Security is slightly more predictable, mostly taking the form of sentry turrets and the slightly more enigmatic 'Watchers'. Turrets shoot deadnauts. Watchers attempt to reset the ship to its initial status, locking doors that you've opened and potentially separating the team. To override them, firewalls can be set up by hacking computers.

There are power systems to play with as well, which seem to reroute energy, but even after playing for a few hours I'm not always entirely sure if I'm doing the right thing by powering up a specific room at the expense of another. I think I'm doing what's best for my poor little squad but, then, they do keep dying. But I guess that's kind of expected, given that they're called deadnauts and I keep sending them onto derelict ships that have quite possibly just returned from a vacation in a nearby hell dimension.

The confusion that surrounds certain features is part of Deadnaut's lasting charm as well as its great flaw. When I succeed, I often feel that the random number generator threw an easy ship at me. I rarely get the buzz that comes from hard-earned victory. But if everything was cleanly and clearly explained, the atmosphere would be sucked out the game like it so often is out of a ship that takes too much internal damage during a mission.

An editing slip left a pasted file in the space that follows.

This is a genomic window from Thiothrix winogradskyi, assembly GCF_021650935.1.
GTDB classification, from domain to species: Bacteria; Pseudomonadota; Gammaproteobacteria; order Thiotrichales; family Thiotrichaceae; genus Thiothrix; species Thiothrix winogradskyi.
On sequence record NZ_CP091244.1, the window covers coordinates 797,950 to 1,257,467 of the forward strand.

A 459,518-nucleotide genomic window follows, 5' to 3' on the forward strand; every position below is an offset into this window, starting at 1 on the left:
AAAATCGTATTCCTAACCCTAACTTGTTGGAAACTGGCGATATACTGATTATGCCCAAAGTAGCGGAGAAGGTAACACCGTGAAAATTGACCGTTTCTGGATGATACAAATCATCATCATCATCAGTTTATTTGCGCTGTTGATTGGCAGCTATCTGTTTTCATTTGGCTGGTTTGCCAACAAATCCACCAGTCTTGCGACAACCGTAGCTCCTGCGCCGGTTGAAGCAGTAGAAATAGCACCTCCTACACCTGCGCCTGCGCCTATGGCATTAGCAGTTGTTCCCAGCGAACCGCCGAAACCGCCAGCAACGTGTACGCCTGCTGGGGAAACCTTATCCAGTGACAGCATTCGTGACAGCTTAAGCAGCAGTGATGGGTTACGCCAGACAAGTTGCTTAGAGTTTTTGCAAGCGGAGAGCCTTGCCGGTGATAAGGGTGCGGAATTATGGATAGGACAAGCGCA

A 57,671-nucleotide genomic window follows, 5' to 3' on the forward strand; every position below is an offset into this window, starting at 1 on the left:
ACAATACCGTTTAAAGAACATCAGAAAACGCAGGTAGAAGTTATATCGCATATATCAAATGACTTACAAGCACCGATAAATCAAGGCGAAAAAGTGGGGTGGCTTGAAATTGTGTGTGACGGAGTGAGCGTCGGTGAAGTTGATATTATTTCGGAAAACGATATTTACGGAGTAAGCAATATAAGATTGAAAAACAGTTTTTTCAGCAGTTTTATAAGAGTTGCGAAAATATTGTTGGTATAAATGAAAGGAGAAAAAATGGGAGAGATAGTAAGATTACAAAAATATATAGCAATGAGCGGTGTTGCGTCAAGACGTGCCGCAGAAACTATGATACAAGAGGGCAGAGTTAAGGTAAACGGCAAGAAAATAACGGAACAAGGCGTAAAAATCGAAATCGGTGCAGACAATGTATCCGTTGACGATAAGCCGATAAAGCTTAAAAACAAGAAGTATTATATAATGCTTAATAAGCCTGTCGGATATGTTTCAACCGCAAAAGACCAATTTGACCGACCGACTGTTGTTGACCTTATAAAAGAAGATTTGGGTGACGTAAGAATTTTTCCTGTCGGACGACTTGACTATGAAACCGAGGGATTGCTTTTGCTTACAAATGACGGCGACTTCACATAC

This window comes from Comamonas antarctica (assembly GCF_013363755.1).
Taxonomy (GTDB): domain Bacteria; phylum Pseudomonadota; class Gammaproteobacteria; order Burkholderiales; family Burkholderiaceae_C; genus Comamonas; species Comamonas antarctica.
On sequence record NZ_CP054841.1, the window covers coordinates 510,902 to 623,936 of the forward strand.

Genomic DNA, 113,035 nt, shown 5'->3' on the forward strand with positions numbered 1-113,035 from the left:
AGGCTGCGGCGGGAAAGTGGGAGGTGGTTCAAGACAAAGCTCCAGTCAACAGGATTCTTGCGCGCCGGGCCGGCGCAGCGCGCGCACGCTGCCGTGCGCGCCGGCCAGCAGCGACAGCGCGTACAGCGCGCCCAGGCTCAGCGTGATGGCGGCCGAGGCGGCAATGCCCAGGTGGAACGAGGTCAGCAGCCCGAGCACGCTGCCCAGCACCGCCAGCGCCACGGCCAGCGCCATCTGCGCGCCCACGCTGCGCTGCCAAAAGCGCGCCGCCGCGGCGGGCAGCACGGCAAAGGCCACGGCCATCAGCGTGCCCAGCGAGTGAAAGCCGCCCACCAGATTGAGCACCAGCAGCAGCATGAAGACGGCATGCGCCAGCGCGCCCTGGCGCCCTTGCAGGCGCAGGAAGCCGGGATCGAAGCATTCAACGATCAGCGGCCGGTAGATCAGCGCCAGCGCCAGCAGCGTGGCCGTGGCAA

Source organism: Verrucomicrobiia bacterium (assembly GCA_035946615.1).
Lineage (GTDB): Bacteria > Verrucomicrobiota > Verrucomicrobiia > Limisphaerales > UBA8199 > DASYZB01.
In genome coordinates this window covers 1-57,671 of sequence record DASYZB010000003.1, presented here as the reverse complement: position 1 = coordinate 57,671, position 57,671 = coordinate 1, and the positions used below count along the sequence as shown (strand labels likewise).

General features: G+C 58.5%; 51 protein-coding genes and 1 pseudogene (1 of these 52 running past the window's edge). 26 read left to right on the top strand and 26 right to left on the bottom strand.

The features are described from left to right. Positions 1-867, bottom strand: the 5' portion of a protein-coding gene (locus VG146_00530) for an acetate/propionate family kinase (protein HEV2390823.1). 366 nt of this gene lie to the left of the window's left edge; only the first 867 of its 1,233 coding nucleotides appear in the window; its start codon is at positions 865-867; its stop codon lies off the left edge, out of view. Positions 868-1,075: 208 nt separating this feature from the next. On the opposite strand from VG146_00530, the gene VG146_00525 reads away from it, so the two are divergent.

The presentation is fantastic and relies, in part, on a hazy understanding of what is actually being portrayed. Occasionally a scene crystallises brilliantly, providing a snapshot that burns into memory. During one mission, the first living thing I encountered was in a medical facility, crawling by a surgical bed, slow and apparently harmless. It was a startling moment, conjuring up images of things that should be dead, writhing and choking, forgotten for centuries in the dark.

A burst of static interrupted the visual feed for a few seconds and I feared the worst, expecting the thing to have lunged, suddenly a monster rather than a misery, but it had barely moved. My deadnauts riddled it with bullets and muttered grimly to one another.

Deadnaut is a deceptively simple game. Move from room to room, use the right skill at the right time, and you'll go far. There are layers of apparent complexity in the form of personalities for the crew and oodles of flavour text describing the origins of a ship, but the former traits tend to cause minor interruptions to missions rather than adding to any roleplaying aspect of the game. The characters need more room to breathe but the game keeps asphyxiating them. The flavour text is wonderful though – Deadnaut creates wonderful procedural and emergent fictions before and during every mission, and I wish I could recommend it on that strength alone.